6 Tips for Travelling Abroad With Your Pet
Are you about to embark on a foreign adventure with your beloved pooch? Maybe you’re thinking about the practicalities of travelling with your cat? Or quite feasibly, your ferret?
Travelling with your pet is more accessible now than it’s ever been, but you need to heed some advice before you take the plunge and dive in.
Back in the day, taking a pet abroad and bringing them back into the UK meant an extended stay in quarantine: a significant deterrent for most pet lovers. The only option was to .
However, pet passports have made travelling with your pet a genuine possibility – as long as you’re prepared.
Read on for pet travel tips to make trips terrific for every member of the family.
1. Pet Passport
Unfortunately, it’s not just a case of jumping in the car and feeling the wind in your hair (or mane!)
There’s a fair amount of bureaucracy to overcome before pets travel.
The relevant paperwork and up-to-date medical records are an imperative – or your pet could end up in quarantine for four months.
• A Pet Passport from . This allows you to travel with your pet cat, dog, or ferret.
• A Vaccination record. Your pet should be vaccinated against rabies, and (for dogs) tapeworm. Your pet passport should confirm the name of the specific vaccination and their expiry dates, journaled by a registered vet. A stamp and a signature is required.
• A Microchip. The chip must be ISO 11784 compliant, with a 15-digit ID which should be listed on all vaccination certificates. If your pet is tattooed for identification this is acceptable, but the latest rabies vaccination must have been administered after the tattoo.
2. Pet Insurance
One of our top pet travel tips is always to check the small print of your insurance policy to confirm cover, should your pet require treatment while abroad. You may find that your insurance doesn’t cover foreign travel at all.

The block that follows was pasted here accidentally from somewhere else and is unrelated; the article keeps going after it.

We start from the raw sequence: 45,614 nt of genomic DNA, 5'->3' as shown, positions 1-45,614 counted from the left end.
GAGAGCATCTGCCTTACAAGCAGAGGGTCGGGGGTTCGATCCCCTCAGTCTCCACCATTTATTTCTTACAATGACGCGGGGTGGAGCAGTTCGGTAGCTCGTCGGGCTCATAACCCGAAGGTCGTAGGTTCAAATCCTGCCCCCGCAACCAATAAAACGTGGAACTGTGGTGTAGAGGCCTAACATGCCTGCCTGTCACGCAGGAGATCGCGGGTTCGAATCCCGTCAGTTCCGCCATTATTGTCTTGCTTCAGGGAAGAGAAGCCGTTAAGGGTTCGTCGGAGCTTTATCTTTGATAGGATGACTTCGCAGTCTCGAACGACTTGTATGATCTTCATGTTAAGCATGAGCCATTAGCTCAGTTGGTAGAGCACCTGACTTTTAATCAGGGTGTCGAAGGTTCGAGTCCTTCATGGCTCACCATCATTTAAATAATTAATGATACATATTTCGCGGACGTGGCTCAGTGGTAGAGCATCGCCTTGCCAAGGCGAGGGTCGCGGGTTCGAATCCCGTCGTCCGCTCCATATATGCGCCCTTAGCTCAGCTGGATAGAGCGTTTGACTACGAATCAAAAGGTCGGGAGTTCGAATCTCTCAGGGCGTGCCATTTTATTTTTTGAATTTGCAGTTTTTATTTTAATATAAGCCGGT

Ensure that you’re covered for all of the countries you’ll be visiting if you’re crossing borders. Check with DEFRA for updates about travelling around the ; although there are no immediate plans to change the rules.
3. Travel options
Driving is, by far, the most straightforward and least stressful method of travelling with your pet – both for you and for your furry friend. But bear in mind that you’re likely to be on the road for a long time.
We all need to stretch our legs after being cooped up in the car, so make sure you afford the same privilege whenever all pets travel.
Ensure that your pet is comfortable while travelling – surround them with comfy bedding and familiar toys.
If you’re flying, it’s likely that you’ll check your pet into the cargo, unless they’re an assistant or emotional-support animal. You may need to book pet transport services through a authorised – they should be DEFRA-.
You should check company policy if you’re travelling by ferry. They may require you to leave your pet in the car for the duration of the trip – make sure you ventilate sufficiently. Alternatively, they may allow you to take your dog on-board, but they’re likely to require a muzzle, which you should supply.
Part of the fun of travelling is the opportunity to try new foods, but your pet might not take to a new diet in new surroundings. If you have a fussy eater, you should take enough of their familiar menu to cover the entire trip.
Check the of the country you’re planning to visit.
5. Change in climate
Your pet will require time to adjust to a new climate, just as you would. They may need more water than usual. Take a portable water bowl with you while out for walks and make sure they stay well-hydrated.
Equally, they may need to be kept warm in colder climates, so pack in anticipation.
6. Understand local wildlife
We’re relatively spoilt in the UK regarding our relatively safe wild-life. Insects and bugs abroad, however, are a different matter.
Spain, for example, has a of Processionary Pine Caterpillars that could easily injure you and your pet if you’re walking through forests.
Sandflies, centipedes, scorpions, spiders, stinging ants, tapeworms, and ticks could all pose a threat. The best way to protect your pet on holiday is to understand the risks and do your best to avoid them.